Zara, a Spanish clothing chain, has developed an analytical model to optimize the distribution of inventory across its stores with help from some brains at MIT and UCLA.

Thomas Claburn, Editor at Large, Enterprise Mobility

October 5, 2007

3 Min Read

Mathematicians revolutionized Wall Street in the 1970s, and according to MIT Sloan School of Management professor Jérémie Gallien, they're now using complex equations to make the retail industry more profitable.

Gallien and his colleagues, UCLA Anderson School of Management professor Felipe Caro, along with Sloan School graduates Juan Correa and Jose Antonio Ramos, have helped Zara, a Spanish clothing chain, develop an analytical model to optimize the distribution of inventory across its stores around the world.

"The project had as its primary goal to test and implement a system based on mathematical models for determining an optimal strategy for the inventory that they receive from the suppliers, which is stocked in their two worldwide warehouses in Spain and is then sent twice a week to every single one of their roughly one-thousand stores," said Gallien.

It's an important problem for Zara, said Gallien, and a difficult one, because Zara sells several thousand distinct items of clothing in any given store, each of which may come in as many as seven or eight sizes.

"It is a hard problem," said Gallien. "The primary data that's relevant to make this sort of decision is supply and demand. Supply is how much inventory you've got in your warehouse to send, and the demand-related data is forecasts of how much demand for every size, for every product in their stores, they're going to have in the next few weeks."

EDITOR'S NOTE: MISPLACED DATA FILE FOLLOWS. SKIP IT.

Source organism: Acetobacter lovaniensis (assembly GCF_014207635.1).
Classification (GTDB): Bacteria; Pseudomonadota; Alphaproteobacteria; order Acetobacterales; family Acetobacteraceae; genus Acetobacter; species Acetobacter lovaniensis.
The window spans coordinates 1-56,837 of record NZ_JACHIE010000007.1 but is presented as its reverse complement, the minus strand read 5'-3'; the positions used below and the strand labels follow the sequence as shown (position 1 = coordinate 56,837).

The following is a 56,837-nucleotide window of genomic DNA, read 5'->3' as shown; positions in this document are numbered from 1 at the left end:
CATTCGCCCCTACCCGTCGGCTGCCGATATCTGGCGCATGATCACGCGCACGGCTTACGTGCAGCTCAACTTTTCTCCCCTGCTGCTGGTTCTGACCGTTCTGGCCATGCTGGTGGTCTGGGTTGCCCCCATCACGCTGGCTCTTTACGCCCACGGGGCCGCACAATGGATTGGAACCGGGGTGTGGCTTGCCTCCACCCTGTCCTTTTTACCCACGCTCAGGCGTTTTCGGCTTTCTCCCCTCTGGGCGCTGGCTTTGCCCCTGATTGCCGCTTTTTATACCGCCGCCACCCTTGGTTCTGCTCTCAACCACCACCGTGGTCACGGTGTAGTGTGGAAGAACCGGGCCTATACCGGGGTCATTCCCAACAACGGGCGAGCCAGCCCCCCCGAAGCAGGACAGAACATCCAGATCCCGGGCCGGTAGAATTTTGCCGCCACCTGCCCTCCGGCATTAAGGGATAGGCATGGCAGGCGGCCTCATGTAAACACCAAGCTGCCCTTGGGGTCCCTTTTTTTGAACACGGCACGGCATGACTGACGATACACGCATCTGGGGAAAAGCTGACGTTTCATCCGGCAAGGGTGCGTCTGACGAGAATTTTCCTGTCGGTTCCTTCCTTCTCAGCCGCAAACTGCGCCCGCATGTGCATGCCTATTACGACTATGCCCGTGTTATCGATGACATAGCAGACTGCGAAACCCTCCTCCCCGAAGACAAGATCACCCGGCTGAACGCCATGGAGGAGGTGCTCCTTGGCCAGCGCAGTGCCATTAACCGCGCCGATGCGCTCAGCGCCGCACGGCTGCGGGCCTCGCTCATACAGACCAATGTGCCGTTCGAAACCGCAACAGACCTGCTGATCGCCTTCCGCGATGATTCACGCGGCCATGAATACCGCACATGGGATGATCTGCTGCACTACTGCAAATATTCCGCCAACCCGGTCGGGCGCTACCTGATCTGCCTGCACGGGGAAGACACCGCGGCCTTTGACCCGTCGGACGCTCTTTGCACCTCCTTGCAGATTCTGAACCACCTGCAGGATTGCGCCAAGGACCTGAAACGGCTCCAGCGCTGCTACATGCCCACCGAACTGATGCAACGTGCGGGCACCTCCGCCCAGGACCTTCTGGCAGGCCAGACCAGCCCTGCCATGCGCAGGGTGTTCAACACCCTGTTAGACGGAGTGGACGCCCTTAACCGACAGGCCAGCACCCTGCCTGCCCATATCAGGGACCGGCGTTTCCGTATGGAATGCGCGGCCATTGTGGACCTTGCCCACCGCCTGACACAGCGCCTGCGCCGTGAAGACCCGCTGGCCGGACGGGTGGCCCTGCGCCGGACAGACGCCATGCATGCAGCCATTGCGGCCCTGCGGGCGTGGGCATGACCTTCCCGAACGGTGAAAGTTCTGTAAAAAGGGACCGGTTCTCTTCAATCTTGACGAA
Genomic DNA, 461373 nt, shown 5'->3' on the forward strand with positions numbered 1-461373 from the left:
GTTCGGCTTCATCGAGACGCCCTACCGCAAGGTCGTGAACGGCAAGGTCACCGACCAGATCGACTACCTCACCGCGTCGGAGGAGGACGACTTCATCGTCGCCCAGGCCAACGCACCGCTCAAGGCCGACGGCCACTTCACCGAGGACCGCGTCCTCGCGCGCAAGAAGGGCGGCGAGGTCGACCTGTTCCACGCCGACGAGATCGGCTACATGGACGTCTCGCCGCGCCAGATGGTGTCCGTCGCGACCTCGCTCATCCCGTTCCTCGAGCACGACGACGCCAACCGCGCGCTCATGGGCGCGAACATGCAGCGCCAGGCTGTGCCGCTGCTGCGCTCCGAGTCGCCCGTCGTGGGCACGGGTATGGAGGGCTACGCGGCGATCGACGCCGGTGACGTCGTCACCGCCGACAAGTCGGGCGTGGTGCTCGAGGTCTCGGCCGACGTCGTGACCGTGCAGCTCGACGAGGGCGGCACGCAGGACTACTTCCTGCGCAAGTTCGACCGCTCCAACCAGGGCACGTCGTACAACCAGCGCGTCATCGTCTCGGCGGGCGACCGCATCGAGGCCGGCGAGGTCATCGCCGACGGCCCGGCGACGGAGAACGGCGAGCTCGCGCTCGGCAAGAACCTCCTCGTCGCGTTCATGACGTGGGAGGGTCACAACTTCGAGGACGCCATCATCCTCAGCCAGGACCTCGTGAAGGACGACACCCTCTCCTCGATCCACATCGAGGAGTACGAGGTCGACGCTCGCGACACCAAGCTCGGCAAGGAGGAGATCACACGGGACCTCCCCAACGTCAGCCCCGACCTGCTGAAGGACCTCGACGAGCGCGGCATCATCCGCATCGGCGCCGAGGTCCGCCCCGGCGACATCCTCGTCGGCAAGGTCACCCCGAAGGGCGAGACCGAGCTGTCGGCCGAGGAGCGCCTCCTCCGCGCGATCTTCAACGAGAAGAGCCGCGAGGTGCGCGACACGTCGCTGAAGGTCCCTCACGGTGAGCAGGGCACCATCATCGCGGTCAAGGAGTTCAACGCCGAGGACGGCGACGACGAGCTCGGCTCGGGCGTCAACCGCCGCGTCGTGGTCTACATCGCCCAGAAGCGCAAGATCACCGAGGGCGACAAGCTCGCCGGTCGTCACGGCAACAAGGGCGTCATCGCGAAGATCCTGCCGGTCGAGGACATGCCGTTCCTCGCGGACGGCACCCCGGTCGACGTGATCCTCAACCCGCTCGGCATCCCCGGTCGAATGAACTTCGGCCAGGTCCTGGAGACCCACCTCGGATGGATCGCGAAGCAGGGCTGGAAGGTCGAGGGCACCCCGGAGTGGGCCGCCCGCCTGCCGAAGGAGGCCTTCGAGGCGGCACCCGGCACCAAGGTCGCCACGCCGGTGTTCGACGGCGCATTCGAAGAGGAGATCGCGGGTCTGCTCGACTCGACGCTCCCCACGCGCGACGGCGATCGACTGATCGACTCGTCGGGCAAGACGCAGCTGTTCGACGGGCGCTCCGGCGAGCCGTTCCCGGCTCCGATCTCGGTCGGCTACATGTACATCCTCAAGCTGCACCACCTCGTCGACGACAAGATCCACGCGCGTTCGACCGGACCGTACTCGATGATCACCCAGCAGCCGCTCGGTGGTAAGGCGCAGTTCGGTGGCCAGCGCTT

Working with Zara, Gallien and his colleagues developed a forecasting model that looks at seasonal trends from one week to the next -- vacations, holidays, and so on -- and takes into account sales forecasts -- the input from every one of the store managers that they transmit to headquarters -- and combines it all to compute which items should go to what stores.

Based on a controlled field test done in late 2006, Gallien estimates that the mathematical model increased sales by 3% to 4%. Zara CFO Miguel Déaz acknowledged that the gains related to Gallien's model have been consistent with those numbers.

The mathematical model has also helped Zara reduce the time it takes to move clothing from concept through production and out to stores to as few as six weeks, four times faster than is typical among clothing retailers.

And it has freed up "an army of people" who used to spend most of their time crunching numbers and doing data entry to come up with sales forecasts and shipping logistics.

Nonetheless, Zara isn't laying people off; instead, it has given them higher-level work.

"Zara is growing at about 20% per year, and they've been doing that for several years," explained Gallien. "Their goal is not really to reduce costs by slashing the head count ... so they didn't see a need to fire or reduce the size of the team. Now these people, instead of doing manual data entry, they do higher-level analysis."

About the Author(s)

Thomas Claburn

Editor at Large, Enterprise Mobility

Thomas Claburn has been writing about business and technology since 1996, for publications such as New Architect, PC Computing, InformationWeek, Salon, Wired, and Ziff Davis Smart Business. Before that, he worked in film and television, having earned a not particularly useful master's degree in film production. He wrote the original treatment for 3DO's Killing Time, a short story that appeared in On Spec, and the screenplay for an independent film called The Hanged Man, which he would later direct. He's the author of a science fiction novel, Reflecting Fires, and a sadly neglected blog, Lot 49. His iPhone game, Blocfall, is available through the iTunes App Store. His wife is a talented jazz singer; he does not sing, which is for the best.

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